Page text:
Principle #2: Threshold - How Much Can You Handle?
By Bill Harris, Centerpointe Research Institute
These principles are the result of my own personal journey, and also from helping tens of thousands of other people use the Centerpointe program over the last 12 years, and therefore learning from their journey, as well. It is my belief that if you learn to live these principles, your life will flower, you will be happy and peaceful, and your ability to create something meaningful and valuable in the world will soar.
One of the obstacles to doing this is that intellectually understanding these principles is not enough; you must integrate them at a very deep level so they become part of you. This takes an expansion of your conscious awareness, because we all begin as what I call "automatic response mechanisms," responding to situations and feelings with automatic responses we learned growing up.
We learn these ways of responding as a way to feel safe in our family situations. To get past these automatic responses, and instead to respond consciously to each situation (which allows us the most resourceful response), requires some kind of spiritual work that expands conscious awareness -- kind of like being able to look at yourself and your relationship to the rest of the world from a high spot on the mountain.
The Centerpointe program, using Holosync audio technology for daily meditation, provides a very powerful and fast method of gaining this expanded awareness, which is why we see people in this program excelling so well in whatever other forms of personal growth work they are involved, such as Trans4mind offerse. Using Holosync for expansion of your conscious awareness, and the approach to life described in these Nine Principles, you should be able in a few years to totally heal your past, balance the emotional and rational sides of yourself, learn how to deal with change and growth, and live a life of happiness and inner peace.
The second principle is the principle of threshold. This is a different way of looking at mental health and so called "dysfunctional" feelings and behaviors. The prevailing view in personal development circles is that if you are traumatized, especially in childhood, you then have all this "stuff" buried in the unconscious mind that is causing all kinds of problems for you and that this "stuff" needs to come up to the surface and be "healed". I'm not so sure any more that I believe this description reflects what is really happening.
So here is another way to look at this. Every person has a threshold for how much they can handle coming at them from their environment (including their internal environment). If that threshold is exceeded by whatever is happening in their environment, they begin to feel stressed. If things continue in the same manner long enough, they eventually become overwhelmed. When people begin to feel stressed, they begin attempting to cope with the feeling of stress in various ways (most of which actually don't work) that they learned while growing up.
My contention is that all the neurotic, addictive, obsessive/compulsive, dysfunctional, etc., etc. feelings and behaviors that send us to therapists, personal development seminars, self-help books, and all the many other ways we seek help, are all attempts to cope with being in an environment that gives us more input than we can handle.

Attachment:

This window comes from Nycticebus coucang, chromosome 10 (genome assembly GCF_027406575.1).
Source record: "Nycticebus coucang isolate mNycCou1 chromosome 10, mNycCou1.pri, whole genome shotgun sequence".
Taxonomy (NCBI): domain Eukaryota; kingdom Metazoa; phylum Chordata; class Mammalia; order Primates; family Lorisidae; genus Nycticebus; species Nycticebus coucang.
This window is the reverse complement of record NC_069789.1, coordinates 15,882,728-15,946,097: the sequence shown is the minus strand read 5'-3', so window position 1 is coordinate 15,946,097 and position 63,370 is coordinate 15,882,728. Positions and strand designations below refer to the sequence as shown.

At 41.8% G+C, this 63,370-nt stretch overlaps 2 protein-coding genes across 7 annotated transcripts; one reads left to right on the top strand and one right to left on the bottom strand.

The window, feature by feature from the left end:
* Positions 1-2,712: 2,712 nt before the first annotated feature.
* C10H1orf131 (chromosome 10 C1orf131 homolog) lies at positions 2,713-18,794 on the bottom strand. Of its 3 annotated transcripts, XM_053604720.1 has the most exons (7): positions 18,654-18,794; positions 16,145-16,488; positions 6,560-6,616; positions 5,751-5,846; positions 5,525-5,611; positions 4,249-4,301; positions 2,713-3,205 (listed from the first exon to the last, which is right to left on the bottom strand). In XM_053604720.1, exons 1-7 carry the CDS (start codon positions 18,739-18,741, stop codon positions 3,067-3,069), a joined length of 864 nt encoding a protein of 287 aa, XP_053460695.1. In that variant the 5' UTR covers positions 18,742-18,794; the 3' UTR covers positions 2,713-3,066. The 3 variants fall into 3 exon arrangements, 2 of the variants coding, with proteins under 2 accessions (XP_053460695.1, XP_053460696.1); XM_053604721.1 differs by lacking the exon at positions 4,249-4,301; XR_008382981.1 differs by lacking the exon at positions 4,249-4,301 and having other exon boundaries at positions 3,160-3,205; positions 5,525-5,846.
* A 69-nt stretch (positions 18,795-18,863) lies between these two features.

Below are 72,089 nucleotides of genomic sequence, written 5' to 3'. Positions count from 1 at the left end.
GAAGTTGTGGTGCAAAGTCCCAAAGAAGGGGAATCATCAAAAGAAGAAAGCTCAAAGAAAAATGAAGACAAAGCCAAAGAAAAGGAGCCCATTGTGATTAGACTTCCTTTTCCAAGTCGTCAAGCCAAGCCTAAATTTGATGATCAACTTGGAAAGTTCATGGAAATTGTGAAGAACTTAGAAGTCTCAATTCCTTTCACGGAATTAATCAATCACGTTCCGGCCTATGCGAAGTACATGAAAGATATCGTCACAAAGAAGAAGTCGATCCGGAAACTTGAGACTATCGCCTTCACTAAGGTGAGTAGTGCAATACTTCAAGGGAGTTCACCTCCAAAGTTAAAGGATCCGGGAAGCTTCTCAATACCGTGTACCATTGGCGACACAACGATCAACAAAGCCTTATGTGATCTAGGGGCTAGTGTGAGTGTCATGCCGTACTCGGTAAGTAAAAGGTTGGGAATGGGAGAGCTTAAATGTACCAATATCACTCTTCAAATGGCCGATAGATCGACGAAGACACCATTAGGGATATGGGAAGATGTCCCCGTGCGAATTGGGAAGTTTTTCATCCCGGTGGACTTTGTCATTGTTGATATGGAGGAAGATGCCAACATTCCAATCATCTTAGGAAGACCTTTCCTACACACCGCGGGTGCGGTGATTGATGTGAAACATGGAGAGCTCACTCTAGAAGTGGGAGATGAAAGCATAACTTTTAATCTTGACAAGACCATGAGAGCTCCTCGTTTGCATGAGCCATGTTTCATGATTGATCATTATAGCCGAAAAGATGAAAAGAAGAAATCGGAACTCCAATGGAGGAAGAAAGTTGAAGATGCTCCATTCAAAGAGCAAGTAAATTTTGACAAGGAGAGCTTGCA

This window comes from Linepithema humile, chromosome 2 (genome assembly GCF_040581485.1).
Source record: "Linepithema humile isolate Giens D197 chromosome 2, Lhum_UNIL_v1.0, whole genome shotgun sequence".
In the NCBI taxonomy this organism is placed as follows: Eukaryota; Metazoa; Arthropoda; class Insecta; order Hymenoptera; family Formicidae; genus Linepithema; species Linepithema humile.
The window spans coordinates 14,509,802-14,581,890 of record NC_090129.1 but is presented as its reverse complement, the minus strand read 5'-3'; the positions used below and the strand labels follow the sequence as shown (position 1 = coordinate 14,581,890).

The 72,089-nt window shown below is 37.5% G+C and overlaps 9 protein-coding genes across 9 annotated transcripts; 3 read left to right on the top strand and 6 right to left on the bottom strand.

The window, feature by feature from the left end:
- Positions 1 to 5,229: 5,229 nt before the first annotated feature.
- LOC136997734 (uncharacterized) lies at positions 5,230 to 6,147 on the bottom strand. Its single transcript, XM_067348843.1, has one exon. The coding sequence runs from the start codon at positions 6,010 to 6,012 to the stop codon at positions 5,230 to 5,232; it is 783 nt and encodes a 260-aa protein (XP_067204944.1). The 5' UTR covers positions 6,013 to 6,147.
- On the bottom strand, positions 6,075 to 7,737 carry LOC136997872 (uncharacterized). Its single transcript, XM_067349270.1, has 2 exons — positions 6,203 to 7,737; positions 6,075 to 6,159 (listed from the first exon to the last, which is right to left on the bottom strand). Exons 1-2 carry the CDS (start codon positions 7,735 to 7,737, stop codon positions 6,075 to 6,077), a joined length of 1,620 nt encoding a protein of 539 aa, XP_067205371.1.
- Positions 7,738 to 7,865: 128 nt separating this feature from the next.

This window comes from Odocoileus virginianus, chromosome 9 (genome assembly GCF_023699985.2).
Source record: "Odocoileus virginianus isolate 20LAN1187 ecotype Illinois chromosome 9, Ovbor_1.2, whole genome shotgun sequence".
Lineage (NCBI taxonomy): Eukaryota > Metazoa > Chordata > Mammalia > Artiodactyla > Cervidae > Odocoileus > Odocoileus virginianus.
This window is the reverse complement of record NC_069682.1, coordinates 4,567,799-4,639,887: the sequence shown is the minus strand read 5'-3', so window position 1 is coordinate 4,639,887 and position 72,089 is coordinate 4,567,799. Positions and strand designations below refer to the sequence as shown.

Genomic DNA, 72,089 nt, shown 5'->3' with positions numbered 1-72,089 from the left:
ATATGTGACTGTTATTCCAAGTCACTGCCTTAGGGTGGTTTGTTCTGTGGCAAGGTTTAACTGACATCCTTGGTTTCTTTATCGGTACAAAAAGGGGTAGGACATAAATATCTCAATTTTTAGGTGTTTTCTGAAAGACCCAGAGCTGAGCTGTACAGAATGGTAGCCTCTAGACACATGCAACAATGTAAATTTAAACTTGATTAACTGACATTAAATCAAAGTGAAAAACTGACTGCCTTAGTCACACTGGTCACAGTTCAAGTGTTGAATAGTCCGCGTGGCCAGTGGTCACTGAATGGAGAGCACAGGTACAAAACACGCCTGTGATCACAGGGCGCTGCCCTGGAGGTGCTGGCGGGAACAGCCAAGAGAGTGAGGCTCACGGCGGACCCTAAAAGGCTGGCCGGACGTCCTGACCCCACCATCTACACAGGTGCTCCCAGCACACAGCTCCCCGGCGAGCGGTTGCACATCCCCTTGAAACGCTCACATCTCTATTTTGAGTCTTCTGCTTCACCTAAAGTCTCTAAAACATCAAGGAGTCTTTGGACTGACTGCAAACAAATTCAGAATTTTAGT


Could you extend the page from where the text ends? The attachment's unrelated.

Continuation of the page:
Another way to look at this is that in particular circumstances an individual may have a lower threshold for stress than do other people who are able to handle that environment more easily.
So what is responsible for this "lower threshold"? I believe that when people have trauma in their upbringing, they do not mature normally, and part of this lack of normal maturation is a failure to develop a "normal" threshold for stress. Things bother these people that would not bother someone who did not experience the same level of trauma, and these people are more frequently pulling out of their bag of tricks their own personal coping behaviors (and the feelings that go with them). These would include everything from anxiety, confusion, withdrawal, depression, anger, and all kinds of neurotic behaviors to alcohol and drug use, sexual acting out, eating disorders and the like, to more severe problems such as personality disorders and psychosis.
Though I haven't seen anyone else articulate this theory in the practical fullness we have done here at Centerpointe, other scientists and researchers have hinted at various parts of it. A recent article in Psychology Today, "Stress... It's Worse Than You Think" discusses the sensitivity to stress of a person who has been traumatized: "...we can become sensitized, or acutely sensitive to stress. Once that happens, even the merest intimation of stress can trigger a cascade of chemical reactions in brain and body that assault us from within."
Psychologist Michael Meaney, Ph.D., of McGill University has said: "What happens is that sensitization leads the brain to re-circuit itself in response to stress. We know that what we are encountering may be a normal, everyday episode of stress, but the brain is signalling the body to respond inappropriately."
This article goes on to say that everyone has a built-in gage that controls our reaction to stress, a kind of biological thermostat that, when working properly, keeps the body from launching an all-out response literally over spilled milk. Sensitization, however, lowers the thermostat set-point.
"Years of research," says Seymore Levine, Ph.D., of the University of Delaware, "has told us that people do become sensitized to stress and that this sensitization actually alters physical patterns in the brain. That means that once sensitized, the body just does not respond to stress the same way in the future. We may produce too many excitatory chemicals or too few calming ones; either way we are responding inappropriately."